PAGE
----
You work with multiple research teams in Emergency Medicine. What are some of the most interesting projects you’re involved with?
After working for 12 years in Endocrinology specifically with mice, I have to say the large animal models are most interesting research projects for me. Hemorrhagic shock and the sepsis model are the two I find the most interesting. I was most impressed with the degree at which the animals were cared for and studied. The environment is very controlled and technologically advanced. I have been in human ORs before and they did not have the equipment and instrumentation that EMR has. I find it fascinating that we can recreate these two life threatening conditions, in a controlled environment, to gain a better understanding for future treatments. I am confident that we will make great steps going forward.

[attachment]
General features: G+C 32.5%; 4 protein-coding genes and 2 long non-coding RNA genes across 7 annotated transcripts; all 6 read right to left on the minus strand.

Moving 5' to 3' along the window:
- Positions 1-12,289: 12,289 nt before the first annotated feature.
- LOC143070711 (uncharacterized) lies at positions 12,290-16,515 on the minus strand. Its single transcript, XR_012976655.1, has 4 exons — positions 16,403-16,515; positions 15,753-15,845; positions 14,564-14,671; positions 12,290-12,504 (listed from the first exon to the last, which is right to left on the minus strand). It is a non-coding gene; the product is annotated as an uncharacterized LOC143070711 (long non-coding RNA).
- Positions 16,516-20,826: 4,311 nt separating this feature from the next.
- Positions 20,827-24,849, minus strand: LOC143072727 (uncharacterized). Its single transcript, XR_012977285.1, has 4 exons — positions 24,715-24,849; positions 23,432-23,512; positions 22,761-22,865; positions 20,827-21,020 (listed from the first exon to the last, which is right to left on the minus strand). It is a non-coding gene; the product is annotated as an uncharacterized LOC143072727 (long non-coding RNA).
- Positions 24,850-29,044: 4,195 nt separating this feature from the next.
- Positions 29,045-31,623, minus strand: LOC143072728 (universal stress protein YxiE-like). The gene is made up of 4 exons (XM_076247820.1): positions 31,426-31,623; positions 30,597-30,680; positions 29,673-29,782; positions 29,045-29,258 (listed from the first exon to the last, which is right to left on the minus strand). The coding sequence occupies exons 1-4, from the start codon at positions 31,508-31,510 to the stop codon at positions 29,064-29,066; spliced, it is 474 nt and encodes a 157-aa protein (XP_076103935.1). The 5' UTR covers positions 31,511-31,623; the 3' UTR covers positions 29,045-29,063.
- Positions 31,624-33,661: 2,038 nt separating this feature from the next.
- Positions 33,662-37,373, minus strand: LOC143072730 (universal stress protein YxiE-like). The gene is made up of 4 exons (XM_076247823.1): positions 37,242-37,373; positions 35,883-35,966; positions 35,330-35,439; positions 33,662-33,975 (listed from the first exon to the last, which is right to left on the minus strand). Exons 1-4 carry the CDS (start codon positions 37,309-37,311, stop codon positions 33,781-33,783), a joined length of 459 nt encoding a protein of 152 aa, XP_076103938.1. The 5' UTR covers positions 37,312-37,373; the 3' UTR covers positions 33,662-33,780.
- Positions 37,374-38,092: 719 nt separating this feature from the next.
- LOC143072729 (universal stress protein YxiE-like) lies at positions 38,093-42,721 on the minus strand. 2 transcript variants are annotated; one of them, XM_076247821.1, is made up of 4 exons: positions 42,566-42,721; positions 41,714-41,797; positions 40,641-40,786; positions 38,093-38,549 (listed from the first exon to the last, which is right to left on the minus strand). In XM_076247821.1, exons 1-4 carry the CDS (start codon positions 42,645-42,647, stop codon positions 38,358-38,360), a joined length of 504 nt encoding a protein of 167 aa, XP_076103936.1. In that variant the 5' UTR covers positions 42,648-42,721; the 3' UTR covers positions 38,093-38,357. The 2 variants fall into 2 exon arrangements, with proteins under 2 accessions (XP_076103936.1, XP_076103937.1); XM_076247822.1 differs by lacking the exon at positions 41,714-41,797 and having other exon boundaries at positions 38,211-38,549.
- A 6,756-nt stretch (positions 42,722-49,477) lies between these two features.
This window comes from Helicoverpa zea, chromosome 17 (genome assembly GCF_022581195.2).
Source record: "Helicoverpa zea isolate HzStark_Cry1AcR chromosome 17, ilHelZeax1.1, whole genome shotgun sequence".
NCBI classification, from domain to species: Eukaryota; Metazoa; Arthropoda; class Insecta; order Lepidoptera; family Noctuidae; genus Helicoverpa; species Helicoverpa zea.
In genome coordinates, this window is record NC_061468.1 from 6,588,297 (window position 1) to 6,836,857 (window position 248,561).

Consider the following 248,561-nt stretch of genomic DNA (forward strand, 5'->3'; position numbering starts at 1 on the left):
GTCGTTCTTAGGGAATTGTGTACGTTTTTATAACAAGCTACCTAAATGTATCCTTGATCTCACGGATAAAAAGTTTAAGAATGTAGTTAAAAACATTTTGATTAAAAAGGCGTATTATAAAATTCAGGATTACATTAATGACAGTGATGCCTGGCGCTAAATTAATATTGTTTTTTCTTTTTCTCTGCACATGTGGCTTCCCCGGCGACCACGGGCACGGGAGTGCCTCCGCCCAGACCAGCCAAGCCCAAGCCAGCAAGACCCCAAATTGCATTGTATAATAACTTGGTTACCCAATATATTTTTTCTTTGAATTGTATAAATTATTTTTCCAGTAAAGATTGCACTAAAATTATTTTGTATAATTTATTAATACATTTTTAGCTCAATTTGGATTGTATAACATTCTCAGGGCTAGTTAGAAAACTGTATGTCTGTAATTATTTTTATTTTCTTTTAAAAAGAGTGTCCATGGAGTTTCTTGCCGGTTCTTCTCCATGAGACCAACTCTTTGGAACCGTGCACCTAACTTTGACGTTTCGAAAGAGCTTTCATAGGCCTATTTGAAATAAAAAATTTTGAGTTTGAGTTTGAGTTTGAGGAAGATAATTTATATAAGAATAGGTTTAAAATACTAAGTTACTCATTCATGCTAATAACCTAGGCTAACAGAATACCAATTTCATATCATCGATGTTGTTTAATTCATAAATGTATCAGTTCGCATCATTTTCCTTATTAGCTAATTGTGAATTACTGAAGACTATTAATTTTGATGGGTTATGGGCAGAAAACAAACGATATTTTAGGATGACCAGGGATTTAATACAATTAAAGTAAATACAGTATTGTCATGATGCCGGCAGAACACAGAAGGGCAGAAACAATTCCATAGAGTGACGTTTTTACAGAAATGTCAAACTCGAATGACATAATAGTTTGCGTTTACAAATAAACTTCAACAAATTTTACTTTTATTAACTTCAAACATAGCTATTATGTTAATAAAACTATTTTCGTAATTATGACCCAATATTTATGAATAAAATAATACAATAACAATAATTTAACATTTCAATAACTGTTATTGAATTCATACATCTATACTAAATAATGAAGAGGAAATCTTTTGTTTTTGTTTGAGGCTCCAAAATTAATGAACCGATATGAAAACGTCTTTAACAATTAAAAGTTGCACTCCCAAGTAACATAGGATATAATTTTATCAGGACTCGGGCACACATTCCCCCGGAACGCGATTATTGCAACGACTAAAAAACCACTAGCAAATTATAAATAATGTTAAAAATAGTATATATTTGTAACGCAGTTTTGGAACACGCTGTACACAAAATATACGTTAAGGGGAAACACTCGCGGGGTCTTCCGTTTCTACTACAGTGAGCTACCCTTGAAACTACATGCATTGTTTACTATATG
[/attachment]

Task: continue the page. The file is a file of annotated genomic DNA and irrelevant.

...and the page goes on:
What would you tell someone who is interested in joining MCIRCC?
I would say don’t hesitate.  You can be a part of a village that has a broad network of knowledge and support.

Do you have any fun plans or traditions to celebrate St. Patrick’s Day?
Being part Irish, my family usually has a traditional Irish dinner including corned beef and cabbage. I grew up eating this and I would like my children to also have this experience. We also talk about our ancestry and the struggles they had coming to America.

Mad Minute with Michael Maile

Mad Minute with Michael Maile

Michael Maile, MD Professor of Anesthesiology mmaile@med.umich.edu

Michael Maile, MD
Professor of Anesthesiology
mmaile@med.umich.edu

You're the program director for the Anesthesia Critical Care Medicine Fellowship at UM. Why is this role important to you?